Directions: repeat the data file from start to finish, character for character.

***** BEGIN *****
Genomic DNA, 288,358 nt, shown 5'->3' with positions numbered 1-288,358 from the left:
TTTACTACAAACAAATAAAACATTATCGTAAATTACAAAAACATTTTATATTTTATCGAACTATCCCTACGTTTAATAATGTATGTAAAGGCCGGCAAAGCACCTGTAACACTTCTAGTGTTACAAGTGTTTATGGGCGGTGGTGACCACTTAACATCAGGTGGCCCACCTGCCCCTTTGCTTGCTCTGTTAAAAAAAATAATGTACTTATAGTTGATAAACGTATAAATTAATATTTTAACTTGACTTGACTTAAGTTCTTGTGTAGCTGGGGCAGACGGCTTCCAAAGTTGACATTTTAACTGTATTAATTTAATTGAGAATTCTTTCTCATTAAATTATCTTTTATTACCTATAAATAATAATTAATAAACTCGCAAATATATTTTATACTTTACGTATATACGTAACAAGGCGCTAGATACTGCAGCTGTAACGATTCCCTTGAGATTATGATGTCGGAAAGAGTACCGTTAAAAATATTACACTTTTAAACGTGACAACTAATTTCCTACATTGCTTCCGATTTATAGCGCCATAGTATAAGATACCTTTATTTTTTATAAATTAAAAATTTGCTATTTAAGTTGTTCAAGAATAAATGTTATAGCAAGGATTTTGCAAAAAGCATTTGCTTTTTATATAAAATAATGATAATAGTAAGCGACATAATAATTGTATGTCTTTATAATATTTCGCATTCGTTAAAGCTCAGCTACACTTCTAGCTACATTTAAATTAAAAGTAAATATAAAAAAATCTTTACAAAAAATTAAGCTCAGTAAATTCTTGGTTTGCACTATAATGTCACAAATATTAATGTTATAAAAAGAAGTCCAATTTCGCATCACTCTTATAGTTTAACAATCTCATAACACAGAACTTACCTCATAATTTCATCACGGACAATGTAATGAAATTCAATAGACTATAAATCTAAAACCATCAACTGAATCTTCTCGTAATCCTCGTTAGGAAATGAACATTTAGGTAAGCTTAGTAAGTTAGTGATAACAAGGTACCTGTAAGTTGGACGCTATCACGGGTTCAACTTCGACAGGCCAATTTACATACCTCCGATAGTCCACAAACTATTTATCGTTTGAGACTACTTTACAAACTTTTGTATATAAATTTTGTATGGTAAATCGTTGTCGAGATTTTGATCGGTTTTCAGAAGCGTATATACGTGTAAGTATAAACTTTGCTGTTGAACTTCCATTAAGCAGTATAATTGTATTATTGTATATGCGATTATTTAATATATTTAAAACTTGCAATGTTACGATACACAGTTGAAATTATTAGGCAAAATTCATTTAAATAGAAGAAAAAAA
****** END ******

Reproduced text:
Genomic DNA, 288,358 nt, shown 5'->3' with positions numbered 1-288,358 from the left:
TTTACTACAAACAAATAAAACATTATCGTAAATTACAAAAACATTTTATATTTTATCGAACTATCCCTACGTTTAATAATGTATGTAAAGGCCGGCAAAGCACCTGTAACACTTCTAGTGTTACAAGTGTTTATGGGCGGTGGTGACCACTTAACATCAGGTGGCCCACCTGCCCCTTTGCTTGCTCTGTTAAAAAAAATAATGTACTTATAGTTGATAAACGTATAAATTAATATTTTAACTTGACTTGACTTAAGTTCTTGTGTAGCTGGGGCAGACGGCTTCCAAAGTTGACATTTTAACTGTATTAATTTAATTGAGAATTCTTTCTCATTAAATTATCTTTTATTACCTATAAATAATAATTAATAAACTCGCAAATATATTTTATACTTTACGTATATACGTAACAAGGCGCTAGATACTGCAGCTGTAACGATTCCCTTGAGATTATGATGTCGGAAAGAGTACCGTTAAAAATATTACACTTTTAAACGTGACAACTAATTTCCTACATTGCTTCCGATTTATAGCGCCATAGTATAAGATACCTTTATTTTTTATAAATTAAAAATTTGCTATTTAAGTTGTTCAAGAATAAATGTTATAGCAAGGATTTTGCAAAAAGCATTTGCTTTTTATATAAAATAATGATAATAGTAAGCGACATAATAATTGTATGTCTTTATAATATTTCGCATTCGTTAAAGCTCAGCTACACTTCTAGCTACATTTAAATTAAAAGTAAATATAAAAAAATCTTTACAAAAAATTAAGCTCAGTAAATTCTTGGTTTGCACTATAATGTCACAAATATTAATGTTATAAAAAGAAGTCCAATTTCGCATCACTCTTATAGTTTAACAATCTCATAACACAGAACTTACCTCATAATTTCATCACGGACAATGTAATGAAATTCAATAGACTATAAATCTAAAACCATCAACTGAATCTTCTCGTAATCCTCGTTAGGAAATGAACATTTAGGTAAGCTTAGTAAGTTAGTGATAACAAGGTACCTGTAAGTTGGACGCTATCACGGGTTCAACTTCGACAGGCCAATTTACATACCTCCGATAGTCCACAAACTATTTATCGTTTGAGACTACTTTACAAACTTTTGTATATAAATTTTGTATGGTAAATCGTTGTCGAGATTTTGATCGGTTTTCAGAAGCGTATATACGTGTAAGTATAAACTTTGCTGTTGAACTTCCATTAAGCAGTATAATTGTATTATTGTATATGCGATTATTTAATATATTTAAAACTTGCAATGTTACGATACACAGTTGAAATTATTAGGCAAAATTCATTTAAATAGAAGAAAAAAA